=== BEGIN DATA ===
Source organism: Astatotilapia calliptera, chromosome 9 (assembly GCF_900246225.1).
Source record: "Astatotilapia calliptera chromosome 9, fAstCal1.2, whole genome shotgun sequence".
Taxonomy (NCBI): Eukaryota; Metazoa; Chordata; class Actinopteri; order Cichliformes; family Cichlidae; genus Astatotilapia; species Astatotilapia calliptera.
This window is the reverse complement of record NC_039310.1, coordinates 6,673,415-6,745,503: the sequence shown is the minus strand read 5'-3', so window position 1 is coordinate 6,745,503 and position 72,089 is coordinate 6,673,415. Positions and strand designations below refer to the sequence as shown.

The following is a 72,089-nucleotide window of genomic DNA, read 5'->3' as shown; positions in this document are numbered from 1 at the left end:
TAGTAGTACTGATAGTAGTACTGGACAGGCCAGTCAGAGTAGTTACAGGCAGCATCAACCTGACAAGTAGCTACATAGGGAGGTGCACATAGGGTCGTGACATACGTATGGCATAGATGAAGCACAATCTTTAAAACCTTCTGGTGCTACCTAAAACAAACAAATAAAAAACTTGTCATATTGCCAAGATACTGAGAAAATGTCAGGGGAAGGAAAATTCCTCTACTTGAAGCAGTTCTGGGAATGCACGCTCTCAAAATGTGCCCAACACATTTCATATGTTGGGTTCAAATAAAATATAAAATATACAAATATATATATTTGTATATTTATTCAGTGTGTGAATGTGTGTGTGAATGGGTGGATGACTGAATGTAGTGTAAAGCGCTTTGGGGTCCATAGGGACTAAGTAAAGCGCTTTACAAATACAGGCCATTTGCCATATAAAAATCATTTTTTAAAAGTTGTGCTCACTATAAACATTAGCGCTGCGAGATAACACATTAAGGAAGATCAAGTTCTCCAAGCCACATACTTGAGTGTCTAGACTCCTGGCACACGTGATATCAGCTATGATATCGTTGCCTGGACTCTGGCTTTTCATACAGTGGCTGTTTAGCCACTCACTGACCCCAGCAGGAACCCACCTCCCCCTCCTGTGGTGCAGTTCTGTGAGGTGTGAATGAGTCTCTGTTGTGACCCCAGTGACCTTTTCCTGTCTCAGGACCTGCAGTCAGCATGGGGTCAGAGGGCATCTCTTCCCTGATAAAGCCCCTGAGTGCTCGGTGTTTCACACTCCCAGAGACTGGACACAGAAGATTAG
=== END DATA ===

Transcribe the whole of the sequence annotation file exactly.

Source organism: Astatotilapia calliptera, chromosome 9 (assembly GCF_900246225.1).
Source record: "Astatotilapia calliptera chromosome 9, fAstCal1.2, whole genome shotgun sequence".
Taxonomy (NCBI): Eukaryota; Metazoa; Chordata; class Actinopteri; order Cichliformes; family Cichlidae; genus Astatotilapia; species Astatotilapia calliptera.
This window is the reverse complement of record NC_039310.1, coordinates 6,673,415-6,745,503: the sequence shown is the minus strand read 5'-3', so window position 1 is coordinate 6,745,503 and position 72,089 is coordinate 6,673,415. Positions and strand designations below refer to the sequence as shown.

The following is a 72,089-nucleotide window of genomic DNA, read 5'->3' as shown; positions in this document are numbered from 1 at the left end:
TAGTAGTACTGATAGTAGTACTGGACAGGCCAGTCAGAGTAGTTACAGGCAGCATCAACCTGACAAGTAGCTACATAGGGAGGTGCACATAGGGTCGTGACATACGTATGGCATAGATGAAGCACAATCTTTAAAACCTTCTGGTGCTACCTAAAACAAACAAATAAAAAACTTGTCATATTGCCAAGATACTGAGAAAATGTCAGGGGAAGGAAAATTCCTCTACTTGAAGCAGTTCTGGGAATGCACGCTCTCAAAATGTGCCCAACACATTTCATATGTTGGGTTCAAATAAAATATAAAATATACAAATATATATATTTGTATATTTATTCAGTGTGTGAATGTGTGTGTGAATGGGTGGATGACTGAATGTAGTGTAAAGCGCTTTGGGGTCCATAGGGACTAAGTAAAGCGCTTTACAAATACAGGCCATTTGCCATATAAAAATCATTTTTTAAAAGTTGTGCTCACTATAAACATTAGCGCTGCGAGATAACACATTAAGGAAGATCAAGTTCTCCAAGCCACATACTTGAGTGTCTAGACTCCTGGCACACGTGATATCAGCTATGATATCGTTGCCTGGACTCTGGCTTTTCATACAGTGGCTGTTTAGCCACTCACTGACCCCAGCAGGAACCCACCTCCCCCTCCTGTGGTGCAGTTCTGTGAGGTGTGAATGAGTCTCTGTTGTGACCCCAGTGACCTTTTCCTGTCTCAGGACCTGCAGTCAGCATGGGGTCAGAGGGCATCTCTTCCCTGATAAAGCCCCTGAGTGCTCGGTGTTTCACACTCCCAGAGACTGGACACAGAAGATTAG